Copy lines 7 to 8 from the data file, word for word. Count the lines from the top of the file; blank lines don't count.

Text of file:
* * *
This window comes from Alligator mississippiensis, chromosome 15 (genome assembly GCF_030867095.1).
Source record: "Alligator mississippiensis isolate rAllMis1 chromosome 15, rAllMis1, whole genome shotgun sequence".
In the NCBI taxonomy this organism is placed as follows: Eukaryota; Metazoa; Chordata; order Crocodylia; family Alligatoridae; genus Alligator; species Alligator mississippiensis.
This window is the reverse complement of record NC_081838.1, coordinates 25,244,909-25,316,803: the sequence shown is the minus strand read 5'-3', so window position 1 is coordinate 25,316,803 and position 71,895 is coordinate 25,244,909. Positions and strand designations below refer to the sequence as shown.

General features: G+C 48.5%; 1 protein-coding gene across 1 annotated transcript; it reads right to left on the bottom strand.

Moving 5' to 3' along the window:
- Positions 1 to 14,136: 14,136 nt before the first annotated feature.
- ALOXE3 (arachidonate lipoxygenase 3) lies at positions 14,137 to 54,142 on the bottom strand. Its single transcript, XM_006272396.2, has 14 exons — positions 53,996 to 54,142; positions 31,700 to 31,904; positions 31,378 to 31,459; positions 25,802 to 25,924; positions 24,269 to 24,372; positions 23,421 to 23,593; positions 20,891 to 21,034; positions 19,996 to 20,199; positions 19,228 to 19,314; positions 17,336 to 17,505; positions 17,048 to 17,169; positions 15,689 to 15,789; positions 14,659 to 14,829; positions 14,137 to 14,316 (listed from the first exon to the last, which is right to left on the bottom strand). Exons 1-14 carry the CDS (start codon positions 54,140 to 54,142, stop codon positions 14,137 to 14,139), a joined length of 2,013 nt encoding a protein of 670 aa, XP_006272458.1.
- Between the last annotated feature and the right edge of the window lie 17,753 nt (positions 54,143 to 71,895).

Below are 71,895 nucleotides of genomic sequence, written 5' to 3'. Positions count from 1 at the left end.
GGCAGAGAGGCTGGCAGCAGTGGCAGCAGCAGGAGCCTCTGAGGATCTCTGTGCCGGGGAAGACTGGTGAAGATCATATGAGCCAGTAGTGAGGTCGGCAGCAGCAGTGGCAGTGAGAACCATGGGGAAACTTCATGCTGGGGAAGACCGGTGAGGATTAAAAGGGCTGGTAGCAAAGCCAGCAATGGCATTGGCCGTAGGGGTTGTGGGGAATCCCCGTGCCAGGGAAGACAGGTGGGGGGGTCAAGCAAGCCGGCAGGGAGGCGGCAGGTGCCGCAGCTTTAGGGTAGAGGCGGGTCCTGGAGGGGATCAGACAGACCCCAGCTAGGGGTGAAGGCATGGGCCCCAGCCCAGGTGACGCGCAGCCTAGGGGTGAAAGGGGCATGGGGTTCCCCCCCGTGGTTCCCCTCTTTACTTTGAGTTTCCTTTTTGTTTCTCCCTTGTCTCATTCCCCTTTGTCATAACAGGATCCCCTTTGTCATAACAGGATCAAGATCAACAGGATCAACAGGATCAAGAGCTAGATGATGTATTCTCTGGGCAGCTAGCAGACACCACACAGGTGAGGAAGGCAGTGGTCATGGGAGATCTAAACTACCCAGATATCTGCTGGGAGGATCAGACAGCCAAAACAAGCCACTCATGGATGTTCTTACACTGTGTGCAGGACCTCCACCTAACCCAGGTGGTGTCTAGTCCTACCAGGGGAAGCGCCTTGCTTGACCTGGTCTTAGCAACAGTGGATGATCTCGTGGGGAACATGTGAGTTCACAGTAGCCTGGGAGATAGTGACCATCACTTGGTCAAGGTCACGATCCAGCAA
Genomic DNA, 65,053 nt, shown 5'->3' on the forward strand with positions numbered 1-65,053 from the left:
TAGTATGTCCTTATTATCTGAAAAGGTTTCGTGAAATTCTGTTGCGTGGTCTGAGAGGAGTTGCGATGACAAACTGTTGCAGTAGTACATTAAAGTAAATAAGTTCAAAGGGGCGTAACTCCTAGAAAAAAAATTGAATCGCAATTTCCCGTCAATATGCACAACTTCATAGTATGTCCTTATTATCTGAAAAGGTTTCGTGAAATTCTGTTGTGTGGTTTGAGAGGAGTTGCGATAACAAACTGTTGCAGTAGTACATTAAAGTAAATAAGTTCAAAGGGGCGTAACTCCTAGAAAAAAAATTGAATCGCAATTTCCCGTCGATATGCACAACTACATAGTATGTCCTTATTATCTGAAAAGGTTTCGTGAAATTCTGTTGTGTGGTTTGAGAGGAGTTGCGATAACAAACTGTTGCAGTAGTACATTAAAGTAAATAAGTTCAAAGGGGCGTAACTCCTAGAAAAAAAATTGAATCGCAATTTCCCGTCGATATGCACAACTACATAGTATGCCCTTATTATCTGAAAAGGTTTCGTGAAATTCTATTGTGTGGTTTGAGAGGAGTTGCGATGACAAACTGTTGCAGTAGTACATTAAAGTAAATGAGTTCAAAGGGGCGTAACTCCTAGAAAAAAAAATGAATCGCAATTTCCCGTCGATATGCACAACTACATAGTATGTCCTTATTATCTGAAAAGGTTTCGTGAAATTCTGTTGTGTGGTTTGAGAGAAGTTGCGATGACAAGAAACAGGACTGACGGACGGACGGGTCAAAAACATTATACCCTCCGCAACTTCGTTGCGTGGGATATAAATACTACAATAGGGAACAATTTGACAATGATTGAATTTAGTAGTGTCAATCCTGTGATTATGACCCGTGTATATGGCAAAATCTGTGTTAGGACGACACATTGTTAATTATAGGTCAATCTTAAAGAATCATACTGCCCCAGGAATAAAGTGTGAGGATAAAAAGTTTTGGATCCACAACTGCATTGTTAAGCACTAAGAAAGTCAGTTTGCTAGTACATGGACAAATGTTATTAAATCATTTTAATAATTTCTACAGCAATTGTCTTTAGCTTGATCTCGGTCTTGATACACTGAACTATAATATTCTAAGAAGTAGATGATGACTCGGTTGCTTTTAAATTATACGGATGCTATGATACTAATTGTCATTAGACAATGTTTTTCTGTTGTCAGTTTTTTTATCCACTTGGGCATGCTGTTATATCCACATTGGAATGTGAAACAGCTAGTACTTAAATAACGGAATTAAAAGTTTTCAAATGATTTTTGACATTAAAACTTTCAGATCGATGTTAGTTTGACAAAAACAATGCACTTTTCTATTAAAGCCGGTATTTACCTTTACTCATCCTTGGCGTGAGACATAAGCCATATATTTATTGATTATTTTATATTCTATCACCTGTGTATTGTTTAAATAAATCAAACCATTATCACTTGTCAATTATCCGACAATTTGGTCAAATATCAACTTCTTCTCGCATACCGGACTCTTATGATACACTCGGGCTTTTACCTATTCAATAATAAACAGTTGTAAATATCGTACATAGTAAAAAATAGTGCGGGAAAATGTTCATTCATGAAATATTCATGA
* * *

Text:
- Positions 1 to 14,136: 14,136 nt before the first annotated feature.
- ALOXE3 (arachidonate lipoxygenase 3) lies at positions 14,137 to 54,142 on the bottom strand. Its single transcript, XM_006272396.2, has 14 exons — positions 53,996 to 54,142; positions 31,700 to 31,904; positions 31,378 to 31,459; positions 25,802 to 25,924; positions 24,269 to 24,372; positions 23,421 to 23,593; positions 20,891 to 21,034; positions 19,996 to 20,199; positions 19,228 to 19,314; positions 17,336 to 17,505; positions 17,048 to 17,169; positions 15,689 to 15,789; positions 14,659 to 14,829; positions 14,137 to 14,316 (listed from the first exon to the last, which is right to left on the bottom strand). Exons 1-14 carry the CDS (start codon positions 54,140 to 54,142, stop codon positions 14,137 to 14,139), a joined length of 2,013 nt encoding a protein of 670 aa, XP_006272458.1.